An old-style, leftist intellectual with an unquenchably strong work ethic, Downes combined personal warmth and racy humour with considerable astuteness at dealing with the subtleties of institutional politics. This was bolstered by the fearless ability to speak his mind clearly to orchestras and administrators alike. The universal respect in which he was held was key to his success, coupled with rigorous preparation, technical security, and a liberal dose of theatrical pragmatism which enabled him to go with the flow of whatever was happening on stage. Downes was an inspiring presence for audiences and critics as well as colleagues. His work was placed squarely at the service of the music, rather than himself: unfailing professionalism was his watchword, in pit and concert hall alike. He was made a fellow of the Royal College of Music in 1984, appointed CBE in 1986, and knighted for services to music in 1991.

Even in retirement Downes retained his keen mental edge, taking two degrees in Russian and involving himself actively with the Prokofiev Association alongside his wife and assistant (as well as constant chauffeur) Joan. When she was diagnosed with terminal cancer, the couple decided with their family's support to travel to the Dignitas assisted suicide clinic in Switzerland, where they ended their lives together on 10 July 2009. Though bodily frail and heavily reliant on his wife's eyes and ears, Downes himself was not terminally ill, and the poignant details of their demise aroused headlines and comment throughout the British media.

Christopher Webber

Sources  

N. Mann, ‘Sir Edward Downes: a life in music’, 30 May 2000, www.sprkfv.net/journal/three01/downesjrn.html, accessed on 24 April 2012 · The Guardian (14 June 2004); (15 July 2009); (20 March 2010) · Daily Telegraph (14 July 2009); (14 Nov 2009) · The Times (15 July 2009); (16 July 2009); (20 July 2009); (22 July 2009); (28 July 2009) · Daily Mail (15 July 2009) · The Independent (16 July 2009) · The Observer (19 July 2009) · www.opera.co.uk/view-review.php?reviewID=29&PHPSESSID=eb537dd15d533dd1b212dd885e73e85e, accessed on 24 April 2012 · www.rohcollections.org.uk/performances.aspx, accessed on 24 April 2012 · www.carlrosaopera.co.uk/history/opera-company.asp, accessed on 25 April 212 · Burke, Peerage · WW (2009) · private information (2013) [M. Packwood, G. Parlett] · b. cert. · m. cert. [1953]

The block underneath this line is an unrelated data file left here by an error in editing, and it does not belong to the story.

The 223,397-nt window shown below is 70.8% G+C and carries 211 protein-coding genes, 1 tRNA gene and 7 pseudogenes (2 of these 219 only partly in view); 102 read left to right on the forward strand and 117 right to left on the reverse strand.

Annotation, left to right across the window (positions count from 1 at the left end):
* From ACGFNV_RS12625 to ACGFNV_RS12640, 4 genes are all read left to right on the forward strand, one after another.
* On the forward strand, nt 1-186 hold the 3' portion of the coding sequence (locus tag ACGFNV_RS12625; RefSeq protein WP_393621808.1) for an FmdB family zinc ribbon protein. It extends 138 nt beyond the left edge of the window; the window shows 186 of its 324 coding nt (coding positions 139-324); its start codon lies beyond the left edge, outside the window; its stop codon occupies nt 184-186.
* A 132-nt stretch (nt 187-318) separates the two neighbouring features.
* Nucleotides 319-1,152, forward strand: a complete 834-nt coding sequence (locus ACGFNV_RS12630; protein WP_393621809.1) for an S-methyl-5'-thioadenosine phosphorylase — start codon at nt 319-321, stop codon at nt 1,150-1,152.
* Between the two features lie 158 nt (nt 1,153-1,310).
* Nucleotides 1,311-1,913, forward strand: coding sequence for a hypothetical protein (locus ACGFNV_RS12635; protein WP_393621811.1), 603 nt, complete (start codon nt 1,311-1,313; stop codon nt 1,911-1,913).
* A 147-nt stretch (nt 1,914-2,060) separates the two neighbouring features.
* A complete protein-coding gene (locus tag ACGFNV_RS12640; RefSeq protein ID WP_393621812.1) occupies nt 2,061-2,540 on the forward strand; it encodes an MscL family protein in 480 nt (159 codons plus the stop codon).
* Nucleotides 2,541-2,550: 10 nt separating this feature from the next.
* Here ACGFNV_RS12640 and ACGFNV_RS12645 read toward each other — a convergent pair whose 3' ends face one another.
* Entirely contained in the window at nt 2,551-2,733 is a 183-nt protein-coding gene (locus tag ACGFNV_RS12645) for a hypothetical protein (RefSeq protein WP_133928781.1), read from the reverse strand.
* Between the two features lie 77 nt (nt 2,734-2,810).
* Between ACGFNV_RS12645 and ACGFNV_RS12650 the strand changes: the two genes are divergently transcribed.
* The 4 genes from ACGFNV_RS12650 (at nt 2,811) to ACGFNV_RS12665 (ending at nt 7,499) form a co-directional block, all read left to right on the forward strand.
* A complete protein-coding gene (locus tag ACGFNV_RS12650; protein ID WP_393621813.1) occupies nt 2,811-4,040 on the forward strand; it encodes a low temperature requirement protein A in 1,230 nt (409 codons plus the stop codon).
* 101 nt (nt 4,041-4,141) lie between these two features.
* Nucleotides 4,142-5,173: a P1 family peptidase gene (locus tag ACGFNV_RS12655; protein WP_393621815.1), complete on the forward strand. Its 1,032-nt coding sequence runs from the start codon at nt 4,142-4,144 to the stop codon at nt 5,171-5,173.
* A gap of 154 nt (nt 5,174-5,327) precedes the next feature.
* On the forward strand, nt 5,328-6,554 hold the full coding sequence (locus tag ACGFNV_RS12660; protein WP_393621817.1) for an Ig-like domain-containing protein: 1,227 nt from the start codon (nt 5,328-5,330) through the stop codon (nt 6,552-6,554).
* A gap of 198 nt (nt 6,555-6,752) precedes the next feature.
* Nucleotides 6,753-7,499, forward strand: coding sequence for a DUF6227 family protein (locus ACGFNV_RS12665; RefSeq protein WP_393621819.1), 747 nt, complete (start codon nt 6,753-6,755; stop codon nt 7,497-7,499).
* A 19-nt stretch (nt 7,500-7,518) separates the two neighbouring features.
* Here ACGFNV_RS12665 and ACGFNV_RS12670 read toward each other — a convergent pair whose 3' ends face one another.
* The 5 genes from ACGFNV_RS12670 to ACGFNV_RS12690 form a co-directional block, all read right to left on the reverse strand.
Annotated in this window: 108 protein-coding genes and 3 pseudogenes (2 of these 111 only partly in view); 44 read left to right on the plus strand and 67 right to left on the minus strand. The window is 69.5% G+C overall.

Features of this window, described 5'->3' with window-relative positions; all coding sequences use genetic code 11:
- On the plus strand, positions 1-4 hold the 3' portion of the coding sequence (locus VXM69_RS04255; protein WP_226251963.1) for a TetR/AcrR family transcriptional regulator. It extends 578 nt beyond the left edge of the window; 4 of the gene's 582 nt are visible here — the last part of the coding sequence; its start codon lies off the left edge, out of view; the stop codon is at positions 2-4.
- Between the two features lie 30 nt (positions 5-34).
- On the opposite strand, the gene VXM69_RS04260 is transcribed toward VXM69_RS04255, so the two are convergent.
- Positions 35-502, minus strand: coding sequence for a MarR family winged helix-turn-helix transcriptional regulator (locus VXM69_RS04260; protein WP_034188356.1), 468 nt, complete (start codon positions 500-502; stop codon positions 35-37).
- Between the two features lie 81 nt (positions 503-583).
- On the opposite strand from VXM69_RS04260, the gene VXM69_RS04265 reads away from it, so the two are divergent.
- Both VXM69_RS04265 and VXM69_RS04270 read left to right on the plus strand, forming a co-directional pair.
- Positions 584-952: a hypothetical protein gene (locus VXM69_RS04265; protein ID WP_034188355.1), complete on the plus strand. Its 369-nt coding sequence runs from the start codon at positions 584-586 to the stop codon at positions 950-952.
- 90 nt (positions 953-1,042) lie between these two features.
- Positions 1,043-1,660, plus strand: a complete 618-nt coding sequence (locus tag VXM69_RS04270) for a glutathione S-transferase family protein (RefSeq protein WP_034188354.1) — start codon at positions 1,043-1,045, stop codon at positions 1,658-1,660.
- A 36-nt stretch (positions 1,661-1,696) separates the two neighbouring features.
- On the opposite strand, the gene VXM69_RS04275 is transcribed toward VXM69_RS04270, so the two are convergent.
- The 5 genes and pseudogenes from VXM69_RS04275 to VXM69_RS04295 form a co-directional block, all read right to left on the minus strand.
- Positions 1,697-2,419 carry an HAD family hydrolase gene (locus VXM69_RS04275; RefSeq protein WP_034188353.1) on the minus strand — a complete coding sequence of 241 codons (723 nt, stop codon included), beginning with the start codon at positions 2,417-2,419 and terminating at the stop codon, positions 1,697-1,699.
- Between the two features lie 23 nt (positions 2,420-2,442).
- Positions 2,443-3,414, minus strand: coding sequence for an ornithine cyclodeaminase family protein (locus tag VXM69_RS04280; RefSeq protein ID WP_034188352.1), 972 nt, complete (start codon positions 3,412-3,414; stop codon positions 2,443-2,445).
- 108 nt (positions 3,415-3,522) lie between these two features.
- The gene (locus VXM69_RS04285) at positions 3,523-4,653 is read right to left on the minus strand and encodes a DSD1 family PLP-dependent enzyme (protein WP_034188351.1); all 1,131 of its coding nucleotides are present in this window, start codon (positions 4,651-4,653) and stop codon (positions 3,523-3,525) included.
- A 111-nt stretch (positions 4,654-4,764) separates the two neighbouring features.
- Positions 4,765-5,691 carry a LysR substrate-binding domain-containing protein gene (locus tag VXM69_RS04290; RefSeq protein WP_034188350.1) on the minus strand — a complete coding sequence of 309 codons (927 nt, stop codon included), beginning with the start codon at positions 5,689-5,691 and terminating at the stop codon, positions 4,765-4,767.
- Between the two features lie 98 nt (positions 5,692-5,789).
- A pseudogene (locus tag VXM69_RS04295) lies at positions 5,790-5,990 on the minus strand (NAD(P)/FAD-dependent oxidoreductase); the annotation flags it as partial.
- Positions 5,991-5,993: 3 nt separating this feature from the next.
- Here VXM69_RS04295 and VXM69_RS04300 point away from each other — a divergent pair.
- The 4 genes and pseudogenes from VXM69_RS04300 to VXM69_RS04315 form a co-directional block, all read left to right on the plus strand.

Archives  

 

FILM

 

BFI NFTVA, performance footage

 

SOUND

 

BL NSA, light entertainment recordings · BL NSA, performance recordings


Likenesses  

S. & G. Barratts, group portrait, photograph, 1954 (with wife Joan), PA Images, London · group portrait, photograph, 1967 (with wife Joan and new baby son), PA Images, London · group portrait, photograph, 1973 (with Soviet composer Dmitri Shostakovich), Getty Images, London · N. Luckhurst, photograph, 1985, Lebrecht Music and Arts Photo Library [see illus.] · D. Sillitoe, photograph, 2004, Camera Press, London · B. Cooper, photograph, PA Images, London · Ingpen and Williams, group portrait, photograph (with wife Joan), PA Images, London · photographs, ArenaPal

Wealth at death  

£965,538: probate, 14 Dec 2009, CGPLA Eng. & Wales